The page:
- A Brief Introduction to the Movement
- To Stay or To Go?: The National Emigration Convention of 1854
- The 1853 Manual Labor College Initiative
- Bishop Henry McNeal Turner
- Mobility, Migration, and the 1855 Philadelphia National Convention
- Henry Highland Garnet's "Address"
- What Did They Eat? Where Did They Stay?
- Black Wealth and the 1843 Convention
- Black Women's Economic Power
- The First National Convention
- The "Conventions" of the Conventions: Political Rituals
- A National Press? The 1847 National Convention and the North Star
- Equality Before the Law: California Black Convention Activism, 1855-65
- Conflict on the Ohio: The 1858 Convention in Cincinnati
- The Post-Bellum Conventions Movement and the Emigration Debate
- Conventions by City
- National Conventions
- Women Delegates
- Women in the Conventions
- Convention Hosts by Denomination
- Conventions by Level
- Clusters of Conventions
- Colored Conventions in Canada
- Women in the Conventions | March 8, 2017
- Douglass Day
- About Us
- Contact Us
Proceedings of the State Convention of the colored citizens of Tennessee, held in Nashville, Feb. 22d, 23d, 24th & 25th, 1871.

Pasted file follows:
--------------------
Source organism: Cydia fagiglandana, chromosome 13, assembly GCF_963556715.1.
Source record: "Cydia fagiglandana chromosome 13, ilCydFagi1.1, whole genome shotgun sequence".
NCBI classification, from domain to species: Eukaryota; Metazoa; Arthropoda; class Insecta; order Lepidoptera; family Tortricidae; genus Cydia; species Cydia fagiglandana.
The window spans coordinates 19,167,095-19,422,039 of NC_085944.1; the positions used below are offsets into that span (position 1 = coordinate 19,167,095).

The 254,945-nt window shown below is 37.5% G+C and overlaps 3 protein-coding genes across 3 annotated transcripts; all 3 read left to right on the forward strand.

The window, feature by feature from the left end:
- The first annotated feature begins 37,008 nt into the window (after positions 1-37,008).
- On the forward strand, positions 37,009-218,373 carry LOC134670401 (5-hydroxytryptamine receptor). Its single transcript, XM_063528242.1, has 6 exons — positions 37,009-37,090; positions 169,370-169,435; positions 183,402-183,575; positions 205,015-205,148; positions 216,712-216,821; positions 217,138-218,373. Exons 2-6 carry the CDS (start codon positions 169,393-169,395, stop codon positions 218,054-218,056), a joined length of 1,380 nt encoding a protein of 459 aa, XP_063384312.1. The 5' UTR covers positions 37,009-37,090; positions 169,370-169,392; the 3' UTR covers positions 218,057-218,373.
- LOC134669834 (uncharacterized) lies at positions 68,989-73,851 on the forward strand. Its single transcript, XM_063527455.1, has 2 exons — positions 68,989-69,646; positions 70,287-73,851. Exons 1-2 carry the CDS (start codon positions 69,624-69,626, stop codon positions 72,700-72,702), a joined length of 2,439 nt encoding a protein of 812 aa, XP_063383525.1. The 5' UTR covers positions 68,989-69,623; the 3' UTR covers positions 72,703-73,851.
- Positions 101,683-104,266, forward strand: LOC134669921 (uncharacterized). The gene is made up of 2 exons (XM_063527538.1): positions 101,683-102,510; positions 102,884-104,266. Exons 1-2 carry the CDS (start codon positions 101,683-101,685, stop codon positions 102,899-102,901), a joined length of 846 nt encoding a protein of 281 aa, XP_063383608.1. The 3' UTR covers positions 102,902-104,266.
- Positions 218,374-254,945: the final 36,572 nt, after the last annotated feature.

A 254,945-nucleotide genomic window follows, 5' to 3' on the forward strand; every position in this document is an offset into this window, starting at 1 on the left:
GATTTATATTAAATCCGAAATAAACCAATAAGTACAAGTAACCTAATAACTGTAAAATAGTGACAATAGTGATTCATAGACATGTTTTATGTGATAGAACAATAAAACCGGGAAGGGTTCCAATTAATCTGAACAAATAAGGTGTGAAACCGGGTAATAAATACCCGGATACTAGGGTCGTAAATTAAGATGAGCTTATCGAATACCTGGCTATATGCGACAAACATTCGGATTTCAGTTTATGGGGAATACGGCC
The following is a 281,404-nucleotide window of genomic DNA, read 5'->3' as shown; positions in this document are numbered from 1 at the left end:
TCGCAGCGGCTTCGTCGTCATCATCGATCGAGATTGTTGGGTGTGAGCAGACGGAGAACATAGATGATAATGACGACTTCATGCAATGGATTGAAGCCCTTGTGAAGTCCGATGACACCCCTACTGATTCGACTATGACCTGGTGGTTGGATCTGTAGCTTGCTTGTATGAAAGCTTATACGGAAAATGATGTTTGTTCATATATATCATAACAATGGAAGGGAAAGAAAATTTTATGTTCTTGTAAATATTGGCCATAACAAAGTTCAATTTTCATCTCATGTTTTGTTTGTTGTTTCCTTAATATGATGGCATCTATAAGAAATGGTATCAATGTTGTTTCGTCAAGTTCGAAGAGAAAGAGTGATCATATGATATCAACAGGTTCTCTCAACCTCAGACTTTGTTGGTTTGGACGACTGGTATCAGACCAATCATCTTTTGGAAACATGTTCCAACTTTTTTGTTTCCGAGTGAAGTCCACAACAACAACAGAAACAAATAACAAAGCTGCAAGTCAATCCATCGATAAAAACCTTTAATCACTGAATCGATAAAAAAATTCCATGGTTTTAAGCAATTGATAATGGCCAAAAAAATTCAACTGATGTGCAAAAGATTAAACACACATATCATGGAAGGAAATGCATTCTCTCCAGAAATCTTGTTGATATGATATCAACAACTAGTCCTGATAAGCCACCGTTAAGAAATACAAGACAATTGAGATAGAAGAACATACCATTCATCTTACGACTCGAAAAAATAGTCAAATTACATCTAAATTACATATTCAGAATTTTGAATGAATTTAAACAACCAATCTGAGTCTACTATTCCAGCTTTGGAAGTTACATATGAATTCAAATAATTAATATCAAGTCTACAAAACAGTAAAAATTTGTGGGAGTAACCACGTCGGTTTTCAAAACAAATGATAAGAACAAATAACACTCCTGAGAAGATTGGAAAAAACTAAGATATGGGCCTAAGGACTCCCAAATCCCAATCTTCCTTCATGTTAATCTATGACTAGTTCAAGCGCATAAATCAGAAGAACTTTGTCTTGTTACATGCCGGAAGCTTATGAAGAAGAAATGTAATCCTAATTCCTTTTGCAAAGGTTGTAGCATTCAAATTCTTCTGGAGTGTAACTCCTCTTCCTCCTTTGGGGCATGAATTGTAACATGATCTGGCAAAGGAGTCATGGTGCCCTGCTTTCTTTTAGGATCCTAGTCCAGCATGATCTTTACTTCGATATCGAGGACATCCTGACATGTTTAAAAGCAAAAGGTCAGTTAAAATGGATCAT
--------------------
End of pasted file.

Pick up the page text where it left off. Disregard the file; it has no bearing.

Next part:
Click image to view file:
Transcribe This Item
Click below to view a document.
Proceedings of the State Convention of the colored citizens of Tennessee, held in Nashville, Feb. 22d, 23d, 24th & 25th, 1871.
Pamphlet (16 p. ; 22 cm.)
of COLORED STATE CONVENTION
Nashville, Feb. 22d, 23d, 24th & 25th. 1871.
The State Convention of colored men, heretofore called to meet on Washington's birth day, assembled on Wednesday, 22d inst, at St. John's Chapel on Spruce street in this city, Mr. J. M. Shelton, as chairman of the Davidson County Delegation, called the convention to order and on motion, Mr. E. D. Shaw of Memphis, was chosen temporary chairman, and J. M. Shelton Secretary pro tem. The following members were appointed a committee on credentials: William Butler, Esq., W. F. Anderson, R. M. Hanmer, C. M. Johnson, D. Anderson.
During the absence of the committee, able and interesting addresses were made by Samuel Lowery, John Cockrill and others. The Committee reported the following delegates present: